Sandy flooding

Flooding remains in the back bay area of Wildwood as Cape May County copes in the aftermath of Hurricane Sandy, Oct. 30, 2012.

NEW BRUNSWICK - New Jersey is not doing enough to ensure rebuilding from Hurricane Sandy takes climate change into account, experts said Monday at Rutgers University.

And the most vulnerable places are the bay communities that suffered the most damage in the storm nearly one year ago, they said.

It was a key message at a conference where nearly two dozen experts spoke about the response to Sandy as well as what the recovery bodes for future storms as billions of recovery dollars flow into the state.

"It is hard to spend a lot of money, it is hard to spend a lot of money quickly, and it is even harder to spend a lot of money quickly and well," said Joseph Seneca, a professor at the Bloustein School for Planning and Public Policy. "It is important to get these decisions right. These expenditures will not get a do-over, given the deeply constrained fiscal situation we face."

Monday's conference brought together nearly two dozen Rutgers researchers from numerous disciplines. It was the inaugural event of the Rutgers Climate Institute, a universitywide effort to connect faculty to examine climate change and the human and natural effects.

Among the most significant challenges facing state and local planners will be finding ways to protect bayside communities, where the vast majority of flood damage occurred during the storm, researchers said.

It is estimated sea levels will rise between 2.5 and 6 feet by the end of the century. If those forecasts prove accurate, New Jersey's effort to require those rebuilding to elevate at least one foot above the current base flood mark is not enough, said Ken Miller, a geologist and sea level rise expert.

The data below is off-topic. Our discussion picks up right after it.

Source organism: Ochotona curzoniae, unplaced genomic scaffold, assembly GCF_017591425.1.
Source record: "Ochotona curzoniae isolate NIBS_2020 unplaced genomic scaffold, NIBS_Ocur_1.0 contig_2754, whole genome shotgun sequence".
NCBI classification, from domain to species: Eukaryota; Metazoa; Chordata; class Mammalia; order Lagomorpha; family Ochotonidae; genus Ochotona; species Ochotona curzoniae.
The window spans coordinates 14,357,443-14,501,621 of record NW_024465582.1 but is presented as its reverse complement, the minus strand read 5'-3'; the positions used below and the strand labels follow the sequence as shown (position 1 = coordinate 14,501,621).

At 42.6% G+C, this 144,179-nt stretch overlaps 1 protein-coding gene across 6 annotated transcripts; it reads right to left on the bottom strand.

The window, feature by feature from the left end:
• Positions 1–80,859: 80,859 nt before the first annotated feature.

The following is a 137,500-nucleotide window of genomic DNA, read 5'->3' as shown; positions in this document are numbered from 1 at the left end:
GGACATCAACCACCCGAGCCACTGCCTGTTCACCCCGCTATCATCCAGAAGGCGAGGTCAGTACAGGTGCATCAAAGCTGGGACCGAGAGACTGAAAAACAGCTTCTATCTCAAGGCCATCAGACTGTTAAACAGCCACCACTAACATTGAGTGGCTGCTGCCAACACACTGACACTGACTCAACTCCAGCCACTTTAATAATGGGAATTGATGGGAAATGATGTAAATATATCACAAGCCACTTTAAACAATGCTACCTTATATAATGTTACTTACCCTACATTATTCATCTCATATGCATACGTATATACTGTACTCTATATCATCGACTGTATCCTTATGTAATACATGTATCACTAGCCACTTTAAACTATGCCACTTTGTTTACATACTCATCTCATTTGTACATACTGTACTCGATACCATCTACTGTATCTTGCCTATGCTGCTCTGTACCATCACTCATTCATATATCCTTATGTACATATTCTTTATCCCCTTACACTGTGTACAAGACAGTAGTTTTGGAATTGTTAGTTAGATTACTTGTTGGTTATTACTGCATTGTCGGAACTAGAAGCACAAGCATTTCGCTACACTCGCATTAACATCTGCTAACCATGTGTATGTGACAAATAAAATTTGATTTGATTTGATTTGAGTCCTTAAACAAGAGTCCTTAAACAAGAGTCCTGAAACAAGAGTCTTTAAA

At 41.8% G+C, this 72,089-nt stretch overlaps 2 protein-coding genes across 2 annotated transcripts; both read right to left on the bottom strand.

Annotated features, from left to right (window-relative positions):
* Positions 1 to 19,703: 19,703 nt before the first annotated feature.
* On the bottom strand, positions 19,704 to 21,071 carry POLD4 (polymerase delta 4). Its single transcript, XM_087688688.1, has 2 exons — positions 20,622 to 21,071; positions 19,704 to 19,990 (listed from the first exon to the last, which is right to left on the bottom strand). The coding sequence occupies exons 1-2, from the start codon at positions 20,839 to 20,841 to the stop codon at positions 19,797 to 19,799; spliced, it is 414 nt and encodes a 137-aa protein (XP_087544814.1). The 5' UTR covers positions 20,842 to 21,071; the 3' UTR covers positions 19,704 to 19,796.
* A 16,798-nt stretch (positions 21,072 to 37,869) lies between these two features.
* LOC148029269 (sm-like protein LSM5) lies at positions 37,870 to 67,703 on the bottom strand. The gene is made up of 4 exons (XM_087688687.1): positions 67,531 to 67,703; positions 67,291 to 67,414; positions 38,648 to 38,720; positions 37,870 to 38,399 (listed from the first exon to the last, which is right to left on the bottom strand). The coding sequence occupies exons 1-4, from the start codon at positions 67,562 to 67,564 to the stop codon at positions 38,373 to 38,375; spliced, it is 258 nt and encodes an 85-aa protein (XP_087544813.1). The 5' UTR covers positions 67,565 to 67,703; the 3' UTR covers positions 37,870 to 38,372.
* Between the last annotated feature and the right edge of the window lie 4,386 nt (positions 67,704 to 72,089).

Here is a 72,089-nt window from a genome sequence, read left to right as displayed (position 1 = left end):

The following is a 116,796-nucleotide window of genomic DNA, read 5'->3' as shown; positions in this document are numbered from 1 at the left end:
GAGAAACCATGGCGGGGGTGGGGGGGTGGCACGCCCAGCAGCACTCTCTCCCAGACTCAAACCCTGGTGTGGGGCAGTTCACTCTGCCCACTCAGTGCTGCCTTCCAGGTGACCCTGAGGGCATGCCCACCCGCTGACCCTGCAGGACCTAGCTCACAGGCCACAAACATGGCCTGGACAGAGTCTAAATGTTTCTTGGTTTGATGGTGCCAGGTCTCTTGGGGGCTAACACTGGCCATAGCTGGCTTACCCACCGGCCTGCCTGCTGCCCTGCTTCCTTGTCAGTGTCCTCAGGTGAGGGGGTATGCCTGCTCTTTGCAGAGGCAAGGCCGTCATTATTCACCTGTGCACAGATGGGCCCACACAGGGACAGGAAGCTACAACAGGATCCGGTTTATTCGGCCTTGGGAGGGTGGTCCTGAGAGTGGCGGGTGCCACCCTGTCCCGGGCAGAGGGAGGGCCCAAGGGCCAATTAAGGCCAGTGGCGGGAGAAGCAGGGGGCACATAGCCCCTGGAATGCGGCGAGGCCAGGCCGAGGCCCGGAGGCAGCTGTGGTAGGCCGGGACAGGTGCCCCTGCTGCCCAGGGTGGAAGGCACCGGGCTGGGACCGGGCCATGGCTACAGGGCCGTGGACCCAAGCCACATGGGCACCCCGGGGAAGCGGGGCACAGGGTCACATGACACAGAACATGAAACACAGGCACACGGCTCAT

"If New Jersey wants to be moving forward to incorporate sea level rise, there needs to be a minimum of two feet above base flood elevation in the current maps," he said.

Sea level rise was responsible for an additional 38,000 homes to flood during Sandy, Miller said.

And homeowners, businesses and communities should take sea level rise into consideration as they move forward. Their needs, however, will differ based on how long they expect a house or an investment to last, said Bob Kopp, a Rutgers professor in the Department of Earth and Planetary Sciences. For example, a homeowner's risk for the next 20 years is significantly different than a public utility investing billions of dollars in infrastructure that needs to last for more than 100 years, Kopp said.

One major effect on Barnegat Bay's communities could be large increases in range of water level rises with the twice daily tides, said Norbert Psuty, professor emeritus at Rutgers' Institute of Marine and Coastal Sciences.

"If we were to double or triple this number, there would be far more impact during the normal exchange of water. Throw a storm on top of that and you would see that places like this would be extremely vulnerable to inundation."

While New Jersey and other states have put a major focus on building extensive dune systems following Sandy, those dunes will only protect the immediate oceanfront area, Psuty said. Communities on the bay side of barrier islands will see no protection from the dunes, he said.

"I'm afraid when I hear our local politicians talk about the dunes, they think the dunes solve everything and that is just not the case."

Another topic discussed centered on how frequent future storms with effects similar to Sandy's could occur due to climate change.

A warmer world means more energy in the ocean and atmosphere for storms, and air currents such as the jet stream could force future storms to take similar tracks as Sandy did, said Jennifer Francis, a Rutgers research professor who studies the effects of the warming Arctic on weather patterns. Francis said she thinks climate change played a role in how Sandy developed.

"The chances of something like Sandy happening again become higher," she said.

Sandy was the first time many coastal New Jersey residents saw the raw power of the ocean and the destruction a storm could bring to their community, Seneca said. "It was a power that took away the sense of being in control of your own welfare and your own well-being."

Contact Sarah Watson:


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